I argued that a key role the HLPF could play once formed is to track the progress and implementation of the next set of global development goals. Brice Lalonde, the Special Advisor on Sustainable Development to the UN Global Compact, had a similar perspective. I framed my thoughts on this around three important dynamics: actors, issues, and architecture.
On actors, or stakeholders, I argued, though am clearly not the first to do so, that the world is more multi-polar and less state-centric than was the case even just over a decade ago when the MDGs were established. John MacArthur, who provided a very useful guide to the post-2015 debates as part of this In Depth series, has argued elsewhere that:
A generation ago [global goals] mainly meant officials coordinating government policies and investments around the world. At the time, rich and poor countries were clearly delineated and multilateral institutions helped broker conversations. Today’s geopolitical map is far more complicated. There has been a realignment of economic influencers and institutions, and dividing lines between developed and developing nations have blurred.
For the next set of global goals and the HLPF to be fit-for-purpose in 2015 but also decades beyond, they must reflect this new multi-polar reality. To be legitimate, the forum will face the difficult task of being a truly universal sustainable development forum, and one that makes sense to industrialised, emerging, and low-income economies. It must also recognise that today’s non-state actors, such as business, civil society, and philanthropic foundations, play a heightened role in global affairs. The HLPF needs to find ways to engage with and be relevant to these key partners.
When it comes to issues, I argued that the HLPF needs to truly be a forum on sustainable development, both in their work on the next set of global development goals and in their broader mandate, rather than a forum on environmental sustainability. Given that the CSD is at this point largely viewed as an environment commission, the forum will need to make particular effort to engage on economic and social issues so that each of the three pillars of sustainable development are comprehensively addressed. In the context of the next set of global development goals, indications from the Open Working Group on Sustainable Development Goals and the High Level Panel on the post-2015 development agenda are that all three pillars of sustainable development will be represented in the next set of global development goals. Reaching out to those working on the economic and social dimensions of development, but also the human rights and peace and security communities, for example, will thus be critical for the forum if its role in relation to the next set of global development goals is to have support and legitimacy.
On architecture, I suggested that the forum could play a role in coordinating commitments and overseeing progress on the next set of global development goals. The MDGs are global goals, with global targets. For MDG 1, for example, the goal is to “Eradicate Extreme Poverty and Hunger”, and the first target is to “Halve, between 1990 and 2015, the proportion of people whose income is less than $1.25 a day”. For the next set of goals, there is much energy behind “getting to zero” targets, which could mean, for example, a target on ending extreme poverty in all countries by 2030. But there is also an acknowledgement that one of the weaknesses of the MDGs is that they are not easily translated into national targets and action. To address this, many are advocating that the next set of goals be structured as global goals, with national targets. This would make the goals actionable and relevant in different country contexts, and ideally, allow for the goals to be linked more directly to domestic policy priorities. The national targets would need to be set by the country, but some sort of review mechanism would need to be in place to ensure that countries do not set the bar too low, or too high. An important role the HLPF could play would be to coordinate commitments made by countries but also, critically, the private sector, and civil society. They could also facilitate knowledge sharing between countries on strategies for supporting progress, as well as track and report on progress against the goals and targets.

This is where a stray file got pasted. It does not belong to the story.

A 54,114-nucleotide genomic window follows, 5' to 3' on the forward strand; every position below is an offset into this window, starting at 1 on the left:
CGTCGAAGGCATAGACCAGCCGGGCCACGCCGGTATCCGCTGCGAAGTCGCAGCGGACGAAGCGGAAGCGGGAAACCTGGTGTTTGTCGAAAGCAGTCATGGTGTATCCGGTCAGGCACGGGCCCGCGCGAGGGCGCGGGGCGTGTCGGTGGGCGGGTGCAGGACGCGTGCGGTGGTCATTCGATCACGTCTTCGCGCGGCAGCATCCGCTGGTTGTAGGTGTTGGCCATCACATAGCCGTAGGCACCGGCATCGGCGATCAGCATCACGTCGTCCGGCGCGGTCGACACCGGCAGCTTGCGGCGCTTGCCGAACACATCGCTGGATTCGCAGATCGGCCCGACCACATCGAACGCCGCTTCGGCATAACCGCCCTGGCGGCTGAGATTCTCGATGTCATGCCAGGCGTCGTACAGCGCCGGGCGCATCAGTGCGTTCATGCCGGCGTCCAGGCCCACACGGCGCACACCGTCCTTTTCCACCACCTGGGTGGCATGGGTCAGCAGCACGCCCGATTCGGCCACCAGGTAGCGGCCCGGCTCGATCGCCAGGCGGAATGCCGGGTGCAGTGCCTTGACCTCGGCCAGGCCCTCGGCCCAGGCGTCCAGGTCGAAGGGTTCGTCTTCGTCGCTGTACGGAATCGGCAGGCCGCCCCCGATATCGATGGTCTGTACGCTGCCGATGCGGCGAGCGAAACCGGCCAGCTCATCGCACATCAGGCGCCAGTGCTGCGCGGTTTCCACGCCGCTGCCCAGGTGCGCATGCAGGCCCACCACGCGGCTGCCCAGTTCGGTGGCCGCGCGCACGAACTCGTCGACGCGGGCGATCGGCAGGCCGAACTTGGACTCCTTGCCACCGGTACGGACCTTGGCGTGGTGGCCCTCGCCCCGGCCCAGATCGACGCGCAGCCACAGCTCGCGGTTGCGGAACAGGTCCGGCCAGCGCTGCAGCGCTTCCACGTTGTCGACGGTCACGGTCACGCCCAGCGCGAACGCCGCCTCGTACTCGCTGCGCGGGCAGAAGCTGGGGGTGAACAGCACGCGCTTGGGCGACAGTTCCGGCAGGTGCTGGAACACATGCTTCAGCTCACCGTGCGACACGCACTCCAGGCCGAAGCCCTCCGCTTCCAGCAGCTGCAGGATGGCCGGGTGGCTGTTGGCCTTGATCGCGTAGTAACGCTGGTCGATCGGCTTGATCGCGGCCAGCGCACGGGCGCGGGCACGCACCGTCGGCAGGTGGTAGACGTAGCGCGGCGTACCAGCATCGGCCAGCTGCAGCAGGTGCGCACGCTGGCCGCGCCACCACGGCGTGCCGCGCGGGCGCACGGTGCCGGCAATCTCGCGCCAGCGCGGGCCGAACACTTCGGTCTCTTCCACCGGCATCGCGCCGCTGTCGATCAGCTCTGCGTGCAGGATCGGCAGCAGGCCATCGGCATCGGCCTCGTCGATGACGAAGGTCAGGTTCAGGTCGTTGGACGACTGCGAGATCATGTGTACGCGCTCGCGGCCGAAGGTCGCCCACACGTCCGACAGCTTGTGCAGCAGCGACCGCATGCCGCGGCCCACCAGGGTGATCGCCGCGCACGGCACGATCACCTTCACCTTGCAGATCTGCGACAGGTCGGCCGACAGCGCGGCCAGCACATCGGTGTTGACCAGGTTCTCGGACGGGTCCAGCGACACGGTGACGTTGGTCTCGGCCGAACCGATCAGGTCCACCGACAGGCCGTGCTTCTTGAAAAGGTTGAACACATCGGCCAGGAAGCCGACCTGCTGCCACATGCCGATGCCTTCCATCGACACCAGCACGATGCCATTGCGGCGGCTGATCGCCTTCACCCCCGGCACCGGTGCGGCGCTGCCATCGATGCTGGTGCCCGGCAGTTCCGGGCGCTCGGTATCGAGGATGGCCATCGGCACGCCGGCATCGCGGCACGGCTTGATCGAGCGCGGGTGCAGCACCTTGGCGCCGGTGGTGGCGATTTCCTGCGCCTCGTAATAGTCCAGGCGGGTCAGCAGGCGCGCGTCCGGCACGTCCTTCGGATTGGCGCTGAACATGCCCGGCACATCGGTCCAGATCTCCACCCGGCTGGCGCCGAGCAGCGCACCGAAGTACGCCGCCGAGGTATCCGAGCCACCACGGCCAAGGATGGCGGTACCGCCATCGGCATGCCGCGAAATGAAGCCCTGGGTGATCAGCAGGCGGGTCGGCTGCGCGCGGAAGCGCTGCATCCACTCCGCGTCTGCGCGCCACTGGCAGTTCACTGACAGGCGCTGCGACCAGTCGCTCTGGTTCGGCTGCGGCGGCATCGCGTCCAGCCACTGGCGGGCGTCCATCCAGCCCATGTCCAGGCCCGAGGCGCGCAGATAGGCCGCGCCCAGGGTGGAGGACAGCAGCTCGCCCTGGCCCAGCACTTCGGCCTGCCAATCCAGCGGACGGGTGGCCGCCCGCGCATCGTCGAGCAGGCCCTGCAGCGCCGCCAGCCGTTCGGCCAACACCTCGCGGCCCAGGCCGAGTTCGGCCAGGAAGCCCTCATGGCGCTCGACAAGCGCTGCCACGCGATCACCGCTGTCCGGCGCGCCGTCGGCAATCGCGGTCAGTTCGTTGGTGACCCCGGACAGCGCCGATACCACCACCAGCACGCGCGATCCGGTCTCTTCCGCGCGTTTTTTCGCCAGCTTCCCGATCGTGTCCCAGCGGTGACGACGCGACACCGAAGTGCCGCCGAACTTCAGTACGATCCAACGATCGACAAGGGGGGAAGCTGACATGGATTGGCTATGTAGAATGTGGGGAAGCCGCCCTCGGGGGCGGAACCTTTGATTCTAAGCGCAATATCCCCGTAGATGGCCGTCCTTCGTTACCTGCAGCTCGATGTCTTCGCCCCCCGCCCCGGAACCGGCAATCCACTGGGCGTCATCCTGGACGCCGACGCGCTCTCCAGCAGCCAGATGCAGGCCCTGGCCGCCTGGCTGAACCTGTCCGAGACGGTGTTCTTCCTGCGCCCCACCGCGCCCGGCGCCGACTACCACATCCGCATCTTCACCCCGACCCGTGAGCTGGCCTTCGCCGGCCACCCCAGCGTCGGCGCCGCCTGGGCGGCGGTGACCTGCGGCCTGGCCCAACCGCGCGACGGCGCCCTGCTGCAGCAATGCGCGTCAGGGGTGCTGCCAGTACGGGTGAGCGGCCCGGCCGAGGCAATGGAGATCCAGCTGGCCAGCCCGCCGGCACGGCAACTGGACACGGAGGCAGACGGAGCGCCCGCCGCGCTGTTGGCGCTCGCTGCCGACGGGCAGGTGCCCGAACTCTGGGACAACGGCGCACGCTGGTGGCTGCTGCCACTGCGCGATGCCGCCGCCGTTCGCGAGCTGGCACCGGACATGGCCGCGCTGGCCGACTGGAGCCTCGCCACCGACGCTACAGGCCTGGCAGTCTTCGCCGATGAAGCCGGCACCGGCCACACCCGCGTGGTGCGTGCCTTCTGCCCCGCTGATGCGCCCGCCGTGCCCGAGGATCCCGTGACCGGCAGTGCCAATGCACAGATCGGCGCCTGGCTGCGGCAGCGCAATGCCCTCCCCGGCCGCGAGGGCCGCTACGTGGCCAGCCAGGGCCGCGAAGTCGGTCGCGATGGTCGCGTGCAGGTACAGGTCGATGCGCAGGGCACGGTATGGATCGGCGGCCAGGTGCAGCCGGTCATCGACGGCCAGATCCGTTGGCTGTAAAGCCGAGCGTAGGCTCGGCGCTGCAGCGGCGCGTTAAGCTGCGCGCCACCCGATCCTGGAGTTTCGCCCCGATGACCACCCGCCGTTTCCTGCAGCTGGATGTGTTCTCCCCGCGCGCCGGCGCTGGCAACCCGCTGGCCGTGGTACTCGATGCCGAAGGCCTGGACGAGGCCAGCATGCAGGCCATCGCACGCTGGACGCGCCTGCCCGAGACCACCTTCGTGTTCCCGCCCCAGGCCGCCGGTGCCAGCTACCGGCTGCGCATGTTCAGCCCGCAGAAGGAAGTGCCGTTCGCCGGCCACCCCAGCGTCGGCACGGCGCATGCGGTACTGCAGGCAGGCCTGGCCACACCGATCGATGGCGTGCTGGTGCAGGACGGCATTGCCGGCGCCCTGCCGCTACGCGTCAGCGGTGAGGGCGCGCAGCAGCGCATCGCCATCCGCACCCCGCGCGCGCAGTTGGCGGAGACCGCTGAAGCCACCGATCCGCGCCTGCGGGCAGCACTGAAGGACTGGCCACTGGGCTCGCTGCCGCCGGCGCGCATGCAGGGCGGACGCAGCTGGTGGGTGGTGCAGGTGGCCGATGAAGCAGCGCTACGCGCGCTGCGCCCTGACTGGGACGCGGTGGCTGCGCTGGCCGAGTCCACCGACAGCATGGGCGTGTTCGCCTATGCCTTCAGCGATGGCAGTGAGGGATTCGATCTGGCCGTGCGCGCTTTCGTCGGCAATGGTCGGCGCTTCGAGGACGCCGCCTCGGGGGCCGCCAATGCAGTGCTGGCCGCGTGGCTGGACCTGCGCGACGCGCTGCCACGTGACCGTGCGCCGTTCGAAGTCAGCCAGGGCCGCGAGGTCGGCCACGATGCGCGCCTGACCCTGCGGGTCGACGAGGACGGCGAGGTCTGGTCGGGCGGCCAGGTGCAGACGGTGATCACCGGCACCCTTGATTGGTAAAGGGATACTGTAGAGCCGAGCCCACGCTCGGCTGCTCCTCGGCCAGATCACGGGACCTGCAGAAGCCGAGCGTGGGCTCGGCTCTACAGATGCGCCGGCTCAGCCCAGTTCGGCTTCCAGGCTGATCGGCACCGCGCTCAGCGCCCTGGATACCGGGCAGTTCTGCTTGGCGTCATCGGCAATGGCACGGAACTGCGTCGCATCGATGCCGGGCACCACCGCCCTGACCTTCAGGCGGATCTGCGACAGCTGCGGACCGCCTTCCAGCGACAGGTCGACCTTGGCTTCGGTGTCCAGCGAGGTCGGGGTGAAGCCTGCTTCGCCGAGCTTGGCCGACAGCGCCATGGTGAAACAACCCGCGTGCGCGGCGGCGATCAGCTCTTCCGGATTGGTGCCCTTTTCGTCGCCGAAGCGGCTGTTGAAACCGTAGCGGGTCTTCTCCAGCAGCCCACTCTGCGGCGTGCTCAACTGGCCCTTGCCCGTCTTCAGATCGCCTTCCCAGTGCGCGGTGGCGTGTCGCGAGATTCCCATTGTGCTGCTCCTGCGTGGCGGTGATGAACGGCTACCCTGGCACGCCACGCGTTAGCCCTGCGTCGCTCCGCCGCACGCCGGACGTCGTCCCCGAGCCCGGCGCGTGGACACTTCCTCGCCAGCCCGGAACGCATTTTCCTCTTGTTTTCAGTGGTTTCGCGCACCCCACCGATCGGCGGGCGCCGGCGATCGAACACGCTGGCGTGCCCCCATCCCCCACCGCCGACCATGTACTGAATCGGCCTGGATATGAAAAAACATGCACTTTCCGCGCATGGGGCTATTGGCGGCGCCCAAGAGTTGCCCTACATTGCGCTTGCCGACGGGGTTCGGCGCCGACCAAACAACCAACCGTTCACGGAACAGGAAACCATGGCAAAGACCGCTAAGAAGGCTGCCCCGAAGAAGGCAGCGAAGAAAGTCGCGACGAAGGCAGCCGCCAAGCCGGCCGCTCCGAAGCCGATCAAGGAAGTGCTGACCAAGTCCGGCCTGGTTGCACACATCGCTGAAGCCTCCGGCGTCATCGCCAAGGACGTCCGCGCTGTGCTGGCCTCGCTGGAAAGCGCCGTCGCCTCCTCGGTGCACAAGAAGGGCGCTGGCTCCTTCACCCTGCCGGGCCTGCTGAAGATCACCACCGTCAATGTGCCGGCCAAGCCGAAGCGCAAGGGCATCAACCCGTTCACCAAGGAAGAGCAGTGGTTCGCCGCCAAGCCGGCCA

I left the meeting feeling that there is still much to think through on the form and function of HLPF, and that with the proposed May 2013 deadline for negotiations to conclude on the forum, negotiators have lots of late nights ahead. It was hard, for me at least, to keep up with the detailed discussions on where the forum should fit within the UN bureaucracy, and the levels of legitimacy and resources that different types of UN bodies offer. But I do applaud those that are focused on these important issues. Getting this wrong may set the forum up to fail. At a time when the challenges of sustainable development are more acute than ever, and we approach planetary boundaries at breakneck speed, this would be a huge loss for the world. And for the UN.